Al Capone Does My Shirts Gennifer Choldenko
Moose Flanagan's family has just moved to Alcatraz, where his father is a guard and electrician. Not only is he now living next door to such notorious criminals as Al Capone, he has to make new friends, take a boat to school, and deal with Piper, the warden's daughter who manipulates everyone into going along with her schemes. To top it all off is his sister Natalie. Moose can't remember how many times Natalie has turned 10, but it's the only way his mother can cope with modern readers will recognize as severe autism. Moose's parents have tried everything possible with Natalie and their unflagging optimism and hope means the Moose feels he's missing out on a normal childhood and his parents' attention.
I think I'm one of the last people in the universe to read this. It won that Newbery Honor in 2005 and while it definitely deserves the prize for literary quality, it's also a book that kids will (and do) like. Moose is in this weird place where exaggerated stories of life on Alcatraz make him popular with the kids at school, but it also complicates things. Choldenko gives us a good sense of space and location as the kids run all over the island in their schemes and games. What I most loved is the complicated relationship Moose has with Natalie. He often resents all the expectations his parents place on him (like when he can't go play baseball with his new friends because he has to watch Natalie) and all the time and effort they spend on her, but at the same time, he is very protective of her and cares about her so much. To the point where he's willing to risk it all to do what's best for Natalie...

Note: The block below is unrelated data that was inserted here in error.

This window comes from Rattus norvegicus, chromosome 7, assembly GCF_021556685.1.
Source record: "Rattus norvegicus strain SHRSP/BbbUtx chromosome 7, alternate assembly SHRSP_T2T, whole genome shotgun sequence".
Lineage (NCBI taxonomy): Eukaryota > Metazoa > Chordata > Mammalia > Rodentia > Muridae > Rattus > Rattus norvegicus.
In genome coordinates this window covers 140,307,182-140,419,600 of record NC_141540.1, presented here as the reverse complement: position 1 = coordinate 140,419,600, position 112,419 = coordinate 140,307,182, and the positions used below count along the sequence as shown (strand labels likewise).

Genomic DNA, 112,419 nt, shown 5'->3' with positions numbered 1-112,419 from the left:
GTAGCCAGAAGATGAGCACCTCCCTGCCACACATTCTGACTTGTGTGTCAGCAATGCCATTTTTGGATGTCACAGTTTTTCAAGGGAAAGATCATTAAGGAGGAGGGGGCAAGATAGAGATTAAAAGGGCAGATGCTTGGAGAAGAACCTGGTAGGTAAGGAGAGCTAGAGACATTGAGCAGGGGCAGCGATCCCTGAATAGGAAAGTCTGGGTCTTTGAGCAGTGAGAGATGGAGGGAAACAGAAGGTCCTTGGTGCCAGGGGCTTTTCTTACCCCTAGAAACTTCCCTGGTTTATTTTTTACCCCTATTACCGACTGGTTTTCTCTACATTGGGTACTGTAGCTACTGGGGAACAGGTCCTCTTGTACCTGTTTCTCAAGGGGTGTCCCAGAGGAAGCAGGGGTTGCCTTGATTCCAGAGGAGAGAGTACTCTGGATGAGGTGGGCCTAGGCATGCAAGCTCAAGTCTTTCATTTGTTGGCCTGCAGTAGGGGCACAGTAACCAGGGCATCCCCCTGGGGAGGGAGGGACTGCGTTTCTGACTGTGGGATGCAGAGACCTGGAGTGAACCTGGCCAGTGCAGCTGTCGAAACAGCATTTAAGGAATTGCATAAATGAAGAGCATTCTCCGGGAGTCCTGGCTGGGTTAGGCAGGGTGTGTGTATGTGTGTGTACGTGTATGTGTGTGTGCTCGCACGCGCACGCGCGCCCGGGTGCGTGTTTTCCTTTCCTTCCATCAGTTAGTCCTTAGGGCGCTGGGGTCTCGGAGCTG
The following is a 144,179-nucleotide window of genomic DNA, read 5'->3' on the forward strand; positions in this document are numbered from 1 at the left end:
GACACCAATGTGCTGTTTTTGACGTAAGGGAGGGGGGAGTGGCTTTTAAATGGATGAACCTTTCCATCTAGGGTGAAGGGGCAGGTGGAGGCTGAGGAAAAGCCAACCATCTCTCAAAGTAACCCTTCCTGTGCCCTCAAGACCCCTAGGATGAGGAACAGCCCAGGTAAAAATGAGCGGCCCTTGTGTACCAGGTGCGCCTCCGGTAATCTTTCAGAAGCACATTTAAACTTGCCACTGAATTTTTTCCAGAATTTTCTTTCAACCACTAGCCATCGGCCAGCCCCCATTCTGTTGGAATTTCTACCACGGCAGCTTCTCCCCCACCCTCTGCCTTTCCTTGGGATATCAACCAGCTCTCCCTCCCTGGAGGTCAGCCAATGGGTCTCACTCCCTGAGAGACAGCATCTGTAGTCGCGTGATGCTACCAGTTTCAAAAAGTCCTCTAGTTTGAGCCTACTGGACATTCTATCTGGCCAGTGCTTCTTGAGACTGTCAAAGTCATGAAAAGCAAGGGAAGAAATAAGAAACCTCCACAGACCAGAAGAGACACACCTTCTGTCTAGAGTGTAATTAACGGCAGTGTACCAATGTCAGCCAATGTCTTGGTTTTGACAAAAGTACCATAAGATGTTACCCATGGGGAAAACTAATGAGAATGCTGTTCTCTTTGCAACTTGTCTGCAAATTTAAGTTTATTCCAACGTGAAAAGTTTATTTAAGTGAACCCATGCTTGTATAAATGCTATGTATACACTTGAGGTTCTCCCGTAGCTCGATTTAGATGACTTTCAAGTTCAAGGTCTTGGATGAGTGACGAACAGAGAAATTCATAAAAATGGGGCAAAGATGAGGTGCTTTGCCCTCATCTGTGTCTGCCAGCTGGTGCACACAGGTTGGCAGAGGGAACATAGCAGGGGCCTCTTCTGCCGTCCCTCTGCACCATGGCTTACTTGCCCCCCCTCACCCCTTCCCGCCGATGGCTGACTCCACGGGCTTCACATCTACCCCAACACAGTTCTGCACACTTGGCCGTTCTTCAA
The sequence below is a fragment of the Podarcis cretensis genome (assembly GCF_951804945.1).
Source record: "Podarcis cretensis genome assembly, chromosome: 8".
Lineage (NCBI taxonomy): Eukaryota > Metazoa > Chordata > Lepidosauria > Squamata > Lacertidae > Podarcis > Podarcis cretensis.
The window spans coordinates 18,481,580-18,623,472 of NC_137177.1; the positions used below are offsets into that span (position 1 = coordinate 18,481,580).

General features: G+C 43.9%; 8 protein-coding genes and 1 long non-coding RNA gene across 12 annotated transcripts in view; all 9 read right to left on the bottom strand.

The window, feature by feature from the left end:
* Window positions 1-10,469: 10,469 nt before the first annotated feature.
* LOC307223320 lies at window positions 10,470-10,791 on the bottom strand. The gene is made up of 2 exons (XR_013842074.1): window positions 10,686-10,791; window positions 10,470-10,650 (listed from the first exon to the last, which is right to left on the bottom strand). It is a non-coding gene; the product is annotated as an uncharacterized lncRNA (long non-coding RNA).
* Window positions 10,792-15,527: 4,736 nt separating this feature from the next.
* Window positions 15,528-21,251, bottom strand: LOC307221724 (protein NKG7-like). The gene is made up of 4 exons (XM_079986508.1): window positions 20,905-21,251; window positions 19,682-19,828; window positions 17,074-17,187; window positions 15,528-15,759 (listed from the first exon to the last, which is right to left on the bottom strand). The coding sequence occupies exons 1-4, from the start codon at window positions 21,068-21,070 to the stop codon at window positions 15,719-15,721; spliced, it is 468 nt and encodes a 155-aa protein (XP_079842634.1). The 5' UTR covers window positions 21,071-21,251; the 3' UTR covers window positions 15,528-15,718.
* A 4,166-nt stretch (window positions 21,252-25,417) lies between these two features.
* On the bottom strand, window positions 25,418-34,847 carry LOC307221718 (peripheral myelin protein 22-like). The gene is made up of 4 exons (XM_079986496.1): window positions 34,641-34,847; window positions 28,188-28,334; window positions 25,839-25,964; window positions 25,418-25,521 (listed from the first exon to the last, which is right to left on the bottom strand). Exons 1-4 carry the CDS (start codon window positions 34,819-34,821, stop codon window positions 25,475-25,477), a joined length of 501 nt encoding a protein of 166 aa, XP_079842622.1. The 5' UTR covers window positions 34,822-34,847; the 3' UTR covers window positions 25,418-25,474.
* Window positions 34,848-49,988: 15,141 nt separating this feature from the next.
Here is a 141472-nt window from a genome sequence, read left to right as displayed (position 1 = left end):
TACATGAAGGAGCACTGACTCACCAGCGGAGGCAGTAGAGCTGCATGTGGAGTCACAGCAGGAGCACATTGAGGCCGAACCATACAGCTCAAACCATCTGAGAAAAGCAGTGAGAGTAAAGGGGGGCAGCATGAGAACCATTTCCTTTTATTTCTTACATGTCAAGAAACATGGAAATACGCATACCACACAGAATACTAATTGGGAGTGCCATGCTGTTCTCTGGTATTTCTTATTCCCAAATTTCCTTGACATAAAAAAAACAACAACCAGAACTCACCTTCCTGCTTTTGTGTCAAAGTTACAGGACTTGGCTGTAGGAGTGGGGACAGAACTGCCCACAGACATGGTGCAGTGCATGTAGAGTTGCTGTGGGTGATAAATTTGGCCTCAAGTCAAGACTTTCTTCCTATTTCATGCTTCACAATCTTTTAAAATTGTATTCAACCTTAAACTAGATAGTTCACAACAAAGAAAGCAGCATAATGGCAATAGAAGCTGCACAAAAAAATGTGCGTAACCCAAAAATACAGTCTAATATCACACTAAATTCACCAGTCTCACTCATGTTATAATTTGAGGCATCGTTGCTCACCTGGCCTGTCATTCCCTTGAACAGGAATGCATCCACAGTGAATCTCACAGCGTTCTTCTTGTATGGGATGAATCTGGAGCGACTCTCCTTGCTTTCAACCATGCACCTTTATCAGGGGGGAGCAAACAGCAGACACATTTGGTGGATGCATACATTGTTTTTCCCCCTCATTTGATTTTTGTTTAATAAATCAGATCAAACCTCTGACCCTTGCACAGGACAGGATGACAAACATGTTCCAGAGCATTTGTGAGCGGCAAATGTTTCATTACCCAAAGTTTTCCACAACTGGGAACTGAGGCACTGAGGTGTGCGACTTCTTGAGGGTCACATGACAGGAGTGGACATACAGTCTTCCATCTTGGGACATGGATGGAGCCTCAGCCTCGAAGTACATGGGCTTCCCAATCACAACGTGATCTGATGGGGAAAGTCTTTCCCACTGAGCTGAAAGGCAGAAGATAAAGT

Book Provided by... my local library
Al Capone Shines My Shoes Gennifer Choldenko
Yay! A sequel! Not much time, just a few months, has passed since we last saw Moose, Natalie, Poper, Jimmy, Scout and Theresa on Alcatraz. Moose has been enjoying his time with just him and his parents, and feeling guilty about it. Luckily, Natalie is coming back when her school goes on semester break. Natalie has definitely changed and has gotten a lot "better," but all the means is she's started using pronouns and expressing some of her emotions and feelings. Moose starts to realize that there's an area between Natalie and "normal" and that Natalie can improve and sometimes get out of the world she's trapped in, she will never be like everyone else, and maybe that's all they can hope for and maybe that's enough. Trixle, of course, still goes out of his way to do what he can to drive her from the island. We also get to meet Trixle's daughter, Janet. Piper gets a lot more real as her mother is expecting and all her dad can talk about is how much he wants a boy and oh, the romantic entanglements...
PLUS! This is Alcatraz and now that Capone did something for Moose, Moose has to do something for him, and 105 is on the outside now and has been in contact with Natalie...
A wonderful follow up that doesn't disappoint. It's less about Natalie and Moose and more about Moose's relationship with his friends on the island, especially Jimmy. (Ok, and the romantic entanglements with Piper and Annie, but I liked the Jimmy stuff best. You don't get enough examples of male friendship issues in books that read like actual male friendships instead of girl friendships with boy characters.) Piper also becomes a lot less flat, which is good for her (I wouldn't have called Piper a flat character before, but she was a lot less explored in the first book.) We also see a lot more the politics involved in the adult world of Alcatraz (petty "office" politics, not national politics) but in a way that still makes sense for the kids to know about.
Book Provided by... ARC given to me by a fellow librarian who got it at ALA
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